Efforts to persuade MPs to back Theresa May’s Brexit deal will continue on Thursday, a day after she promised to quit as PM if it was approved.
Her pledge brought some on-side, such as ex-Foreign Secretary Boris Johnson.
But challenges remain for the PM after Northern Ireland’s DUP, who she relies on for support, said it would not back the deal because of the Irish backstop.
Meanwhile, none of eight alternative Brexit proposals brought by MPs secured backing in a series of Commons votes.
The options – which included a customs union with the EU and a referendum on any Brexit deal – were supposed to help find a consensus over how best to leave the EU.
But the failure of any of them to garner support from a majority of MPs led Brexit Secretary Stephen Barclay to say it strengthened ministers’ view their deal was “the best option”.
Ahead of the debate heralding the “indicative votes”, Mrs May told a meeting of Conservative backbenchers she would leave office earlier than planned if it guaranteed Parliament’s backing for her withdrawal agreement with the EU.
Mrs May told her MPs: “I have heard very clearly the mood of the parliamentary party. I know there is a desire for a new approach – and new leadership – in the second phase of the Brexit negotiations – and I won’t stand in the way of that.”
She told MPs she would resign as party leader after 22 May – the new Brexit date – but stay on as PM until a new leader is elected. However, Downing Street said it would be a “different ball game” if the deal was not passed.
Her announcement that she would not lead the talks with Brussels over the future relationship between the UK an EU prompted a number of Tory opponents of her deal to signal their backing.
Prominent Leave supporters such as Mr Johnson and former Tory leader Iain Duncan Smith said they now viewed the deal as the least-worst option.
But Mrs May needs to win over 75 rebels to overturn the 149-vote rejection of her deal on 13 March.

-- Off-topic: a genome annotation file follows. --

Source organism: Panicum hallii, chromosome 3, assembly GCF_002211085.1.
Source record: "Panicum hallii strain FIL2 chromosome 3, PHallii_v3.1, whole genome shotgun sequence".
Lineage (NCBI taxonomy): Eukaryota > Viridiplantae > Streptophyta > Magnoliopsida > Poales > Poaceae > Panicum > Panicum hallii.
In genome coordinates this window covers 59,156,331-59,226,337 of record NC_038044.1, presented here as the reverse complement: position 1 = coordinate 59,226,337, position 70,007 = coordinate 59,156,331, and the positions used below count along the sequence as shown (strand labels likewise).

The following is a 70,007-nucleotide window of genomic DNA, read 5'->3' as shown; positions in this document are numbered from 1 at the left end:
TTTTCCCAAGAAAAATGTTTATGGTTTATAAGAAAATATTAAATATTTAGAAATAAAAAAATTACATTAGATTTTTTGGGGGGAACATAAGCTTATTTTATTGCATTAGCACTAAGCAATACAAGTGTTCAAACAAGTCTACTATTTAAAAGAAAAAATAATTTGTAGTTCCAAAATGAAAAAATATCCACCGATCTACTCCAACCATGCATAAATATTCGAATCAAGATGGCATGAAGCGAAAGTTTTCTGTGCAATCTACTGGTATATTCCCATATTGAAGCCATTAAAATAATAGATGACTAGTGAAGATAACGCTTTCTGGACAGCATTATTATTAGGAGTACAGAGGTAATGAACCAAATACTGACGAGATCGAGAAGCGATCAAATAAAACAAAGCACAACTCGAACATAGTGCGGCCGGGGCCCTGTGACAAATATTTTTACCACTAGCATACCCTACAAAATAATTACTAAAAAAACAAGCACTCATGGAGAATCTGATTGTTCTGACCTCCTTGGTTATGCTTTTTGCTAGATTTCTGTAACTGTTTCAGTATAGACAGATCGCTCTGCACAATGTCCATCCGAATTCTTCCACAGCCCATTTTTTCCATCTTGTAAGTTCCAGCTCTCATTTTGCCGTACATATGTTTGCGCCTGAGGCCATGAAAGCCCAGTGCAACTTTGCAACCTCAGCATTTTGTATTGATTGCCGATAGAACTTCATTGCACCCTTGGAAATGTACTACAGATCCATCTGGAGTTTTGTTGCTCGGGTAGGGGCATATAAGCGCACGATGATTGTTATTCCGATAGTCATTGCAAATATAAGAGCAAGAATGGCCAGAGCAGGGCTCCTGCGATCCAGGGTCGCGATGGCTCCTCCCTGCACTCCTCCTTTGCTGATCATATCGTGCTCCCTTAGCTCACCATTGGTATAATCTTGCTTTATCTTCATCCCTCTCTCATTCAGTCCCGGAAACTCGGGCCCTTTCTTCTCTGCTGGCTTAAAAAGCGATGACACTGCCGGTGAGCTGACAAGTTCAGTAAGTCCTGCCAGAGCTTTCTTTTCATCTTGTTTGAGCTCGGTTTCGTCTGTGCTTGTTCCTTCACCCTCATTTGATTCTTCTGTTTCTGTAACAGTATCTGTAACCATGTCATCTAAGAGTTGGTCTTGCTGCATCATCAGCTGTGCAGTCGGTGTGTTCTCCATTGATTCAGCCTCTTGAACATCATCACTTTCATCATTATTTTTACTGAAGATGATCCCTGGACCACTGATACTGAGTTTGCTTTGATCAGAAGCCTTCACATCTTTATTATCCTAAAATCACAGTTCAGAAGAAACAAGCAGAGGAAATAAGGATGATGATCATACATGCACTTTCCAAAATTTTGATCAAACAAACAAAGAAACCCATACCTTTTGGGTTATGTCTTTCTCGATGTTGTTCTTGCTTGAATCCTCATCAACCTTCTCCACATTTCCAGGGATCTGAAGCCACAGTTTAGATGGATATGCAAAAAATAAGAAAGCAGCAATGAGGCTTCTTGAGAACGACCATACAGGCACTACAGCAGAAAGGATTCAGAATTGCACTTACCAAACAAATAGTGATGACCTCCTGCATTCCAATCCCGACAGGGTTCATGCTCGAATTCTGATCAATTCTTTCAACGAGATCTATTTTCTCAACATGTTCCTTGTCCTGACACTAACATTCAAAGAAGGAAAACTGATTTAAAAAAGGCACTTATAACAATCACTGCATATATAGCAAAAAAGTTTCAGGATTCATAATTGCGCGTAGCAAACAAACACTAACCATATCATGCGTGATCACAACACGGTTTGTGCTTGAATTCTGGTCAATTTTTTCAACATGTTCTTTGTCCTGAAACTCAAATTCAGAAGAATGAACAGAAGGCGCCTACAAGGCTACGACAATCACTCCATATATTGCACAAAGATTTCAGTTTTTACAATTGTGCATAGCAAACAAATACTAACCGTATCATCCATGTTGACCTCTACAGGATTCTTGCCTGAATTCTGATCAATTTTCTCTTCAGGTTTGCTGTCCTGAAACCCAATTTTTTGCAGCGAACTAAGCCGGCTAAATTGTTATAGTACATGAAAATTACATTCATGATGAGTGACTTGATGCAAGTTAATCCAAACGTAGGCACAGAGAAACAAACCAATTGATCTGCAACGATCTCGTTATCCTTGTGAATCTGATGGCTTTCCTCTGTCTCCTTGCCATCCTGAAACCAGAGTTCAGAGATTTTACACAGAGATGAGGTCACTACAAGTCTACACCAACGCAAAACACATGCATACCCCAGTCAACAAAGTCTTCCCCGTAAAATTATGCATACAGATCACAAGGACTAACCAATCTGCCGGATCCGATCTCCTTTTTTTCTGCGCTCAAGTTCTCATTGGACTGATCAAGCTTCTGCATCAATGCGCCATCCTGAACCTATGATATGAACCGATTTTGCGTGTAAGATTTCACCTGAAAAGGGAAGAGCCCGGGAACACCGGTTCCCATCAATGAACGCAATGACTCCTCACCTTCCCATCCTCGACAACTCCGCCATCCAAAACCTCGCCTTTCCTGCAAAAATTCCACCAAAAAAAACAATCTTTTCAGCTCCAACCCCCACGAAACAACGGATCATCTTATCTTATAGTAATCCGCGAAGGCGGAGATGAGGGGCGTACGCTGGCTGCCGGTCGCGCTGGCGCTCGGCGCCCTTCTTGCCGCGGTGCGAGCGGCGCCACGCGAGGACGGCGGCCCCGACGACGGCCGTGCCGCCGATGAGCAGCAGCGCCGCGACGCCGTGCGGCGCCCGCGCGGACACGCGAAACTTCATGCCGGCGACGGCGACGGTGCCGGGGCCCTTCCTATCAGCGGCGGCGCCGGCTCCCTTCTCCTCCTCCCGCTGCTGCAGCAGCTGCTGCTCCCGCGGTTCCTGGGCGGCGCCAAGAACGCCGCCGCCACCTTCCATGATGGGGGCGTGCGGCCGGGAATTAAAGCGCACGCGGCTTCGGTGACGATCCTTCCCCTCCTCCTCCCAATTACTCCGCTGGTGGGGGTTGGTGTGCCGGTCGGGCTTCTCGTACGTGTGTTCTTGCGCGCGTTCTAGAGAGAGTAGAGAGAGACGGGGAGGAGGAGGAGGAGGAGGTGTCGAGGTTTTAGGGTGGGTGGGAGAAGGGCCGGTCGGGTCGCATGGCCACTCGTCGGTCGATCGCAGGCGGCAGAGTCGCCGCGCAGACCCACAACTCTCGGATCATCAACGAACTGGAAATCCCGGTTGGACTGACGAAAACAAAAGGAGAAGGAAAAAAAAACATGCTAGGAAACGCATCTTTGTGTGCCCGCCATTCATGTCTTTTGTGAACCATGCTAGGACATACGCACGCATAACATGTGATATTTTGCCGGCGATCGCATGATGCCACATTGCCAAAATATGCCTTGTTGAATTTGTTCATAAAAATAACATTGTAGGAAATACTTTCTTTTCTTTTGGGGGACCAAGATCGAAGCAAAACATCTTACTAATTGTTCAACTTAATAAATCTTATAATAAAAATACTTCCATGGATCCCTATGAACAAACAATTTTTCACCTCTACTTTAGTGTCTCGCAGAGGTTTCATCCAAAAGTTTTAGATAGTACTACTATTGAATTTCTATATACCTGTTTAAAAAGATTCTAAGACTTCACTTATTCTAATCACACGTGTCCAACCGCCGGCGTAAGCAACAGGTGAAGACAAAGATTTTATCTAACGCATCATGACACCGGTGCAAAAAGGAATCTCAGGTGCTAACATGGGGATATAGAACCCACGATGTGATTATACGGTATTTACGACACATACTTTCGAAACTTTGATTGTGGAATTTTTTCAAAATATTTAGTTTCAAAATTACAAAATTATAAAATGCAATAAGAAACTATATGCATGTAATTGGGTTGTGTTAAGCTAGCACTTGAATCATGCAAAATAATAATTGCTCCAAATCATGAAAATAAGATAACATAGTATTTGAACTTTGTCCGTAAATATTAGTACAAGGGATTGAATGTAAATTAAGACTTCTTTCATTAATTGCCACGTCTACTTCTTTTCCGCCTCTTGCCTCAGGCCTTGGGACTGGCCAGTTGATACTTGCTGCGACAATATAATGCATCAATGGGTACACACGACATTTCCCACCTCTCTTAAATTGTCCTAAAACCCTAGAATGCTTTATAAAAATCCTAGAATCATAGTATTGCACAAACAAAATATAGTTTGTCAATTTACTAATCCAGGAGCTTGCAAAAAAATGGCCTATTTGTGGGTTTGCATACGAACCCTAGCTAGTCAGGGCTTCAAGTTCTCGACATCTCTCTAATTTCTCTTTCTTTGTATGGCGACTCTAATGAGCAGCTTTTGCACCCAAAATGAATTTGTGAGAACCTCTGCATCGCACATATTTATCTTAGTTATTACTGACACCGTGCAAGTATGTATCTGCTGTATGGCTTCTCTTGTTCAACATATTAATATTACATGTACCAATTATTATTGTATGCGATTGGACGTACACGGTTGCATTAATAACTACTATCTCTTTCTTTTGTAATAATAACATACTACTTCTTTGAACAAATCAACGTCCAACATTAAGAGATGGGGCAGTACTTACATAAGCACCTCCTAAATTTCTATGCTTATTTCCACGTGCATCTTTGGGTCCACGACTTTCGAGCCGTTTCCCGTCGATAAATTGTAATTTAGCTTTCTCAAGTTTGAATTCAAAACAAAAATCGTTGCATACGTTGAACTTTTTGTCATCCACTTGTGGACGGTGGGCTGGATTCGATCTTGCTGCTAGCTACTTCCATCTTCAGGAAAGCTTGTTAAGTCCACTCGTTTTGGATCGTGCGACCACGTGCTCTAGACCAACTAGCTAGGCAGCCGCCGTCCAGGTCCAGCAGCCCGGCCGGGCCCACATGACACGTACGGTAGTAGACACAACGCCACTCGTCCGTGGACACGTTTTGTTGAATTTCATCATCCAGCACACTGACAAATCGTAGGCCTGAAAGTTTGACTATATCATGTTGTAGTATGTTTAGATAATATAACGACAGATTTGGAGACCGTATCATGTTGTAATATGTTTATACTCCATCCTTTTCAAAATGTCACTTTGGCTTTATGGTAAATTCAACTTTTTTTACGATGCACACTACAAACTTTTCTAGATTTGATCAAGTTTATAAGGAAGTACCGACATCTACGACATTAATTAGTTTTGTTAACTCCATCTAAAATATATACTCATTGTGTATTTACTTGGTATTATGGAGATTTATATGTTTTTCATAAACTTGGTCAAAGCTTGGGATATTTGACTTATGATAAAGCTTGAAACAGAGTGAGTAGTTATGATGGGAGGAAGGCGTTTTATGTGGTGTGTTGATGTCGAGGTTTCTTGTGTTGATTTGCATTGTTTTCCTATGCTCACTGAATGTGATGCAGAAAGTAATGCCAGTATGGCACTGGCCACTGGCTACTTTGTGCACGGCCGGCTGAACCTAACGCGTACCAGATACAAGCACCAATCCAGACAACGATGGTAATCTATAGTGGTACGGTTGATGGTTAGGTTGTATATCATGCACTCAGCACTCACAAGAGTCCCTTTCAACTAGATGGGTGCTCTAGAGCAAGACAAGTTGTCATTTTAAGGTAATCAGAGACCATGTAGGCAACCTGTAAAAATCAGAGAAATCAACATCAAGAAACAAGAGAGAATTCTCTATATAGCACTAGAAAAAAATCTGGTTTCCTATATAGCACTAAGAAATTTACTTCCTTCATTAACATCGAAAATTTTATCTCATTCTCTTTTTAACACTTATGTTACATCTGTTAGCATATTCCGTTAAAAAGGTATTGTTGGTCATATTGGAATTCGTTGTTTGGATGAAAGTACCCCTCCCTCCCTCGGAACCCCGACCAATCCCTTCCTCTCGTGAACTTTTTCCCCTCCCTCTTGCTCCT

Jacob Rees-Mogg, who chairs the Brexiteer European Research Group (ERG), said he would only support the deal if the 10 MPs of the DUP did so.
“I won’t abandon the DUP because I think they are the champions of the Union of the United Kingdom,” he told the BBC.
The DUP’s main objection is to the backstop, the “insurance policy” designed to avoid the return of border checkpoints between Northern Ireland and the Republic of Ireland in the event a future trade deal is not agreed.
It argues that the measure would result in Northern Ireland having to abide by different trade rules to the rest of the UK, which leader Arlene Foster says would “damage the Union”.
“The backstop in that Withdrawal Agreement makes it impossible for us to sign up to the agreement,” she told the BBC.
Meanwhile, ERG vice-chairman Steve Baker suggested he may resign the Conservative whip rather than vote for the deal.
The prime minister offered to pay the ultimate price, and leave office – the grandest of gestures any leader ever really has.
For a moment it seemed it might work and line up the support she so desperately needs.
But within a couple of hours her allies in Northern Ireland were refusing to unblock the progress of Theresa May’s main mission.
That might not be terminal – one cabinet minister told me the PM may yet have another go at pushing her deal through Parliament against the odds on Friday.
But if Plan A fails, Parliament is not ready with a clear Plan B that could yet succeed.
For our politics, for businesses trying to make decisions, for all of us, divisions and tensions between and inside our government – and our Parliament – are too profound to bring this limbo to an end.
Despite this, Mrs May is thought to be considering a third attempt to get MPs to back the deal, potentially on Friday.
However, there are signs her offer to resign has hardened Labour opposition.
Shadow cabinet sources told the BBC potential Labour rebels would not want to make it easier for the PM to make way for a Brexiteer successor.
If Mrs May’s deal is not approved this week, MPs are likely to resume discussions about some of the options rejected through the indicative voting process.
Commons Speaker John Bercow said on Wednesday the process agreed by the House allowed for a second stage of debate on Monday and there was no reason this should not continue.
While it was up to MPs, he said there was an understanding Wednesday’s objective was to “shortlist” a number of options before moving on to consider the “most popular”.
Mr Barclay, however, appealed to MPs to back the PM’s deal “in the national interest”.
“The House has considered a wide variety of options as a way forward,” he said.
“And it demonstrates there are no easy options here. There is no simple way forward. The deal the government has negotiated is a compromise…That is the nature of complex negotiations.”